Newspaper Editor Fired Over Front Page Double Meaning

An editor at the liberal has been fired after the paper’s Shenzhen edition paired a banner headline of President Xi Jinping’s call for state media loyalty with a lower headline on the sea burial of a prominent reformist, a combination that could be read as a veiled criticism of Xi’s media policy. South China Morning Post’s Nectar Gan and Mimi Lau report:

Liu Yuxia, editor of the Southern Metropolis News in Guangzhou, across the border from Hong Kong, was fired for her “mishandling” of the paper’s front-page published on February 20.

[…] Liu was accused in the circular of showing “a serious lack of political sensitivity” that triggered a misunderstanding of public opinion after some people interpreted the front page “in a malicious way”.

The front page in question in the ’s Shenzhen edition featured a bolded headline high up on the page that read “Media run by the party and the government is a propaganda base and must follow the surname [display complete loyalty] of the party” – a quote from a speech on news and public opinion that Xi gave during a forum last week.

Directly beneath the headline was a large photograph of the burial at sea of Yuan Geng, a prominent reformist figure, with a small headline, “The soul returns to the sea” in the picture’s top right corner.

If the last two Chinese characters on each line of the main headline are read in conjunction with the photo headline below, the text reads “Media following the surname of the party have their souls returned to the sea”. [Source]

The front page in question appeared a day after President Xi visited the headquarters of three leading state media organizations in February. The high-level media tour underscores the administration’s demand for absolute loyalty from state media outlets as Beijing continues to tighten its media and information controls. Journalists and others in the profession were reminded that the media is “surnamed Party” and must “speak for the Party’s will and protect its authority and unity.”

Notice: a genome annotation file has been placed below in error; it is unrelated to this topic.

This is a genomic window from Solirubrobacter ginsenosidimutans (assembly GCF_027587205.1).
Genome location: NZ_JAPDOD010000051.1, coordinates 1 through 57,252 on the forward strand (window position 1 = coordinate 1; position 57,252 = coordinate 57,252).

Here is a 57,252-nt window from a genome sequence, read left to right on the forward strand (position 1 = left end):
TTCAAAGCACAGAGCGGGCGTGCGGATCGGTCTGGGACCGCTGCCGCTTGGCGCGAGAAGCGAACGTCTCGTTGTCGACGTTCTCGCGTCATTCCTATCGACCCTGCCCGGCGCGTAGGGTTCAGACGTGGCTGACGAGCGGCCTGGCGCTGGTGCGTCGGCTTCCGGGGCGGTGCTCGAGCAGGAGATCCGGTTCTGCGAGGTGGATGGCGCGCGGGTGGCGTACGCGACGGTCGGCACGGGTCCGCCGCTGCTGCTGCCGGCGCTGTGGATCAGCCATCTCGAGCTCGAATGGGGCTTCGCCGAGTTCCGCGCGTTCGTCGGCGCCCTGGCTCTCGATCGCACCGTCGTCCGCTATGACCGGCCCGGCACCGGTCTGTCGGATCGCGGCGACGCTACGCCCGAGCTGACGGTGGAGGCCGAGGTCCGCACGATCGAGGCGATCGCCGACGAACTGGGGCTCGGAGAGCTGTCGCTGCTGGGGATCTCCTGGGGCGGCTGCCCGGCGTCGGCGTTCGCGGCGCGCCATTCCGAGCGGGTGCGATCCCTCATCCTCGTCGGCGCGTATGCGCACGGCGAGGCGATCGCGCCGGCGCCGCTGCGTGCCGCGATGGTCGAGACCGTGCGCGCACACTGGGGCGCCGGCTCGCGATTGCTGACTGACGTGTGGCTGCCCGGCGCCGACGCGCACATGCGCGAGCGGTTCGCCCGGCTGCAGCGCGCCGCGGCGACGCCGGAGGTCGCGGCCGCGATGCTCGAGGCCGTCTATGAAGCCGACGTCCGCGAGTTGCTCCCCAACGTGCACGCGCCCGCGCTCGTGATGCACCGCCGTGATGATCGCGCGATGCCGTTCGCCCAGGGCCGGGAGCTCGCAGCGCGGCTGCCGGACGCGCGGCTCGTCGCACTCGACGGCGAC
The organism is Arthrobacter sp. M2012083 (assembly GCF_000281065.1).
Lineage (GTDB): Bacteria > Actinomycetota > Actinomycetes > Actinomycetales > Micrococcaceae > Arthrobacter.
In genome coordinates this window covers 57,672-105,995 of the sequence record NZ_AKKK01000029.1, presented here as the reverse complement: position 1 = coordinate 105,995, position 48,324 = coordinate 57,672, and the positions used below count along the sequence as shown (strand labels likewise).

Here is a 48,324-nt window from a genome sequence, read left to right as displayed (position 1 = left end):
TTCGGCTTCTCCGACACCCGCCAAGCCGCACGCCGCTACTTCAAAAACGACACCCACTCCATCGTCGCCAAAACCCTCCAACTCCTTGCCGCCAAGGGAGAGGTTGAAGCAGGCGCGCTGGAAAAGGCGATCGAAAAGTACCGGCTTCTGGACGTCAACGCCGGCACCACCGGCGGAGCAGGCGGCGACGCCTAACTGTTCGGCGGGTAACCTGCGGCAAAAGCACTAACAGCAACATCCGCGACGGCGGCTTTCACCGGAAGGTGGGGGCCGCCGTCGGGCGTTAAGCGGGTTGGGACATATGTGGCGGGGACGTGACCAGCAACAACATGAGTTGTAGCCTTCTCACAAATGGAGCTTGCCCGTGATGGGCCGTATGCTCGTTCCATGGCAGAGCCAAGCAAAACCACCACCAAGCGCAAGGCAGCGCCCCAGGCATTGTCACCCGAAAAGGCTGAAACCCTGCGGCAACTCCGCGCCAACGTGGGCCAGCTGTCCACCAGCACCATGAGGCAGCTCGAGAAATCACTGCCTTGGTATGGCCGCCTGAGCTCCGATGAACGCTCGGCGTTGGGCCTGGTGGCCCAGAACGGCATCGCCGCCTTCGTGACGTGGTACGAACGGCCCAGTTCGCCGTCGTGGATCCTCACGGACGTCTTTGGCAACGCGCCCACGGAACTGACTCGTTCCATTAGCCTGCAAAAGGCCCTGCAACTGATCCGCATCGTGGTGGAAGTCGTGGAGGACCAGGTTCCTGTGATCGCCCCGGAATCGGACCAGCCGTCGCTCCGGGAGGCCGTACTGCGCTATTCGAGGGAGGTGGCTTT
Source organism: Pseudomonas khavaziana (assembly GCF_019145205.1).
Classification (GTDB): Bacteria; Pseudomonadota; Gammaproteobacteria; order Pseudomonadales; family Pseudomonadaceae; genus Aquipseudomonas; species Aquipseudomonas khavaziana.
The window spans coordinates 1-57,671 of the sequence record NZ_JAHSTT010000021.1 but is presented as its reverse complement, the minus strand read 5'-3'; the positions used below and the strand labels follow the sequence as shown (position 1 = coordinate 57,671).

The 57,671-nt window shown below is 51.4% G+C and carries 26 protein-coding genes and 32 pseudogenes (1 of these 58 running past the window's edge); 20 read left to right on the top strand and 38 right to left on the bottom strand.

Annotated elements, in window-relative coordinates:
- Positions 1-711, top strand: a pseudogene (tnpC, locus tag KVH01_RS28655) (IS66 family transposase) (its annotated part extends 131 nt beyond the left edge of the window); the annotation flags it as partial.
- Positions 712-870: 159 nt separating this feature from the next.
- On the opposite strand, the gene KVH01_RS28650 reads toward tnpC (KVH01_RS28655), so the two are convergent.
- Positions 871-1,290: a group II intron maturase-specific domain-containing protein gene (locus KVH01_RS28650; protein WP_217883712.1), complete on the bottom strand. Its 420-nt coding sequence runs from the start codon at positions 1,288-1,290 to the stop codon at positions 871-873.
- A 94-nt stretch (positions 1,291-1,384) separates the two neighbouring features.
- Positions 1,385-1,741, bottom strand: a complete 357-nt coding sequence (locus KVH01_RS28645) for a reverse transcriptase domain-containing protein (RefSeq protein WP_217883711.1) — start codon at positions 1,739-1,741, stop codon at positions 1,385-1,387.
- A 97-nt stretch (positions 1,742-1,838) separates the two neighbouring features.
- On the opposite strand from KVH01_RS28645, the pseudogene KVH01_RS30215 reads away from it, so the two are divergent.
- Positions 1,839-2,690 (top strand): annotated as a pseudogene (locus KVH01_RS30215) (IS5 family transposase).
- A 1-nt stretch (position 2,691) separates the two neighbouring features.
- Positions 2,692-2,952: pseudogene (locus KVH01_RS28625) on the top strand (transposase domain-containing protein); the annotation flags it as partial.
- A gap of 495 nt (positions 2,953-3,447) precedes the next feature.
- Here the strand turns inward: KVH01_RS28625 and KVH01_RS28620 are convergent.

An online notice reportedly from the head of Southern Media Group’s Communist Party committee claims that the headline incident is a coincidence that was subjected to “malicious online interpretations.” The editors involved also denied intentional wrongdoing. At The New York Times, Didi Kirsten Tatlow reports:

“Malicious online interpretations by some people of serious mistakes by editors who have serious deficits in political sensitivity led to a serious guidance incident,” the notice read, using partyspeak for ideological error.

[…] Three journalists were punished, according to the notice. It said that Ren Tianyang, the editor in chief, had made an “in-depth apology”; his deputy, Wang Haijun, had received demerits; and Liu Yuxia, the front-page editor responsible, had been fired.

Contacted by telephone, Mr. Ren said he knew nothing about the episode. Mr. Wang said he had not seen the notice and declined to comment. Ms. Liu said she had seen the notice on WeChat, the mobile messaging platform, but had not been formally notified of any penalties.

Asked whether she had arranged those headlines deliberately to send a message, Ms. Liu said: “Of course not. I definitely had no such intention.” [Source]

For a digital image of the original Southern Metropolis Daily front page, see a post from David Bandurski at China Media Project.